San Francisco is currently fighting in court their proposed vacancy tax and Mayor Pro Tem Cody Bass wants to hold off on considering implementing one until legal precedent is set. Councilmembers John Friedrich and Robbins were both interested in getting more information about the vacancy tax while Mayor Cristi Creegan and Councilmember Tamara Wallace were against it.
Wallace was also against raising the TOT rate while the rest of the four members were interested in seeing that brought to the voters. The item was for discussion only, so no decisions were made during the meeting.
The council also discussed establishing an inclusionary housing requirement and in-lieu fee which would require home developers to also build affordable housing or pay a fee if they don’t. The fee percentage would be based on square-foot and type of housing. The city contracted a study to be done showing what the feasible fee percentage amount could be before it becomes too cost prohibitive for developers.
The council had agreed that they’d like to know what the fees would look like if it a progressive fee model based on home size rather than a blanket percentage. They also wanted to see what the possible revenue generation could be.
During the meeting, the council unanimously voted to repaint several sidewalks in town with the pride flag colors in recognition of Pride Month. The three sections of the South Tahoe Bikeway path between 3351 Lake Tahoe Blvd and Fremont Ave, which were painted in summer 2022 and will be repainted before June 1.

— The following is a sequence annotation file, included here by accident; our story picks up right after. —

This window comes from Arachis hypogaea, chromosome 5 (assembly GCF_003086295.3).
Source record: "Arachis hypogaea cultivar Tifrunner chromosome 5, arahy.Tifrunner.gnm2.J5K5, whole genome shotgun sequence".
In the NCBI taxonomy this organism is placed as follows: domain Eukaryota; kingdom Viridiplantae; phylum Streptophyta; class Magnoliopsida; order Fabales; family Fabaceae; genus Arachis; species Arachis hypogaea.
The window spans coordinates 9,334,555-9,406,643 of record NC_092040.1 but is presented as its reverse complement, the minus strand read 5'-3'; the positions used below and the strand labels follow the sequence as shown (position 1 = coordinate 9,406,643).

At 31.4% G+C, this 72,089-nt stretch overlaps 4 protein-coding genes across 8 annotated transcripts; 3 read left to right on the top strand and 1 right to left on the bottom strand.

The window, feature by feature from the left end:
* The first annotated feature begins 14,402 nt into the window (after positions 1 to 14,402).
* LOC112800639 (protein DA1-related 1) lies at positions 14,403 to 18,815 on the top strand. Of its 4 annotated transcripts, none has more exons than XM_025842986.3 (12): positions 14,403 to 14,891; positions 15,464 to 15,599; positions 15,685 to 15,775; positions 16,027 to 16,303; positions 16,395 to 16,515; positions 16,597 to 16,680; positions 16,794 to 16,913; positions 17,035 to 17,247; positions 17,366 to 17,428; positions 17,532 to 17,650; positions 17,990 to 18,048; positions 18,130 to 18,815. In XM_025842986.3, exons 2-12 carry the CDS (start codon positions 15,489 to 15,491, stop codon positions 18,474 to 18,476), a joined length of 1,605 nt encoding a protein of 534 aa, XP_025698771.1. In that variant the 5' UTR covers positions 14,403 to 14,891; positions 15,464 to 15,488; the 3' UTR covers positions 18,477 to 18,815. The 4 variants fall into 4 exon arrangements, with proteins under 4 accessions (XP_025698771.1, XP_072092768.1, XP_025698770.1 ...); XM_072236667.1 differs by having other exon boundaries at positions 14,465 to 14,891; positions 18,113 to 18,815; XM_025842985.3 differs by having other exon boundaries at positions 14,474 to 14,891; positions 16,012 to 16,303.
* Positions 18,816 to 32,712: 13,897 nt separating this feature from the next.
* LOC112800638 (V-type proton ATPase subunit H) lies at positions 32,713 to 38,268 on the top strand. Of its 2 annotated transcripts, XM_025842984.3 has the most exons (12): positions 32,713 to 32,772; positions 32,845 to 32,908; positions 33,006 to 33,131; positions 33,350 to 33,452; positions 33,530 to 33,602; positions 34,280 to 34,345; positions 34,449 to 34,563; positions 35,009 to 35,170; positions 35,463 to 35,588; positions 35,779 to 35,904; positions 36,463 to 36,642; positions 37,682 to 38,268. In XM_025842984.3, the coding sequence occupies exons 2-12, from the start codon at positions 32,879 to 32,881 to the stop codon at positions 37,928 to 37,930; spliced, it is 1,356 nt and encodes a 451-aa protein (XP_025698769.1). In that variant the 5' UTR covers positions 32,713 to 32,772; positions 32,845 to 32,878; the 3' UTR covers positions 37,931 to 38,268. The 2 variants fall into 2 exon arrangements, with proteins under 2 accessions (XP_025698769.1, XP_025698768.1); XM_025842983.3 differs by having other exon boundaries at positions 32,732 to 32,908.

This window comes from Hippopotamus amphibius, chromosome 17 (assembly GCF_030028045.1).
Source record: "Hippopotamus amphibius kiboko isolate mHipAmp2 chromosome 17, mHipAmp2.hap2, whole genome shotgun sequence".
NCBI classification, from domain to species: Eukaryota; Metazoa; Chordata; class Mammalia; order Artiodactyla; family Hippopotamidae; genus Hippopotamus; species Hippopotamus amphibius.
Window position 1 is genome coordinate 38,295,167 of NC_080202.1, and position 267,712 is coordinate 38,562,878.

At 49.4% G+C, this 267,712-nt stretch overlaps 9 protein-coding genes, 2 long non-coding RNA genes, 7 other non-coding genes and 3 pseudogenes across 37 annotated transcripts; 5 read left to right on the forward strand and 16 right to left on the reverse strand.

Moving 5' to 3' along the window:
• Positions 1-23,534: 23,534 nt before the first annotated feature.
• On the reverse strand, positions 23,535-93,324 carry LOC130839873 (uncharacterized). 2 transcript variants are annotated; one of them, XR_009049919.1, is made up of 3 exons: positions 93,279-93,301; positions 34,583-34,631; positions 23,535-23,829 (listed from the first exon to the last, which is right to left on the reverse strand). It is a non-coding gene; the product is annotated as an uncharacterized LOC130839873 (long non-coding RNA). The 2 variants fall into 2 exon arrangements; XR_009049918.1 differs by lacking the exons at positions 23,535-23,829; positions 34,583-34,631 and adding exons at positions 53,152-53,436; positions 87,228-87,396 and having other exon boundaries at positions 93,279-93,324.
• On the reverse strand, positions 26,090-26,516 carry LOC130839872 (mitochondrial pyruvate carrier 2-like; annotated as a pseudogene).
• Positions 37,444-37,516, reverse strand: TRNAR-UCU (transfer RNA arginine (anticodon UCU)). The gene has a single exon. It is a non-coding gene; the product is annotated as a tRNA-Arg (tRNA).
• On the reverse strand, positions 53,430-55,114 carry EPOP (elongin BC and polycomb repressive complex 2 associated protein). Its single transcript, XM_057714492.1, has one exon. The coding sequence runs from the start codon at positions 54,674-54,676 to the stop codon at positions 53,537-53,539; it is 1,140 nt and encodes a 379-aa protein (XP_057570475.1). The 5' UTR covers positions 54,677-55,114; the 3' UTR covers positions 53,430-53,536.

Bass, who is a member of the Lake Tahoe Pride organization, wants the city to also host a celebration when the painting is complete.
The city already has the paint from last year but Robbins inquired about ordering more colors to include trans and nonbinary colors. A member of Lake Tahoe Pride spoke during public comment and seconded that idea.
Staff will look into ordering more colors but if they won’t come in by June 1, they’ll proceed with the same colors as last year. Bass said if the colors don’t come in time, he’d like to see the inclusivity flag recognized in another way.
“I’m in support of recommitting to being an inclusive city,” Friedrich said, adding everyone belongs here.
Wallace asked that the city also paint a sidewalk in red, white and blue leading up to the July 4 parade, adding that she supports and wants to see unity between the Pride Flag and the American Flag. The council agreed on that being brought back for approval at another meeting.
Several contracts were approved during the consent agenda including nearly $2 million for the Barton Avenue and 2nd Street Drainage Project, half a million for the Tahoe Valley Stormwater and Greenbelt Improvement Project, half a million to update the Airport Master Plan and the purchase of four e-bikes for the South Lake Tahoe Police Department.
The meeting began with a proclamation declaring May as “Child Abuse Prevention Month.”
The next meeting is scheduled for 5:30 p.m. Tuesday, May 16, during which the council will hear a Washoe Tribe Land Acknowledgement Presentation and Resolution.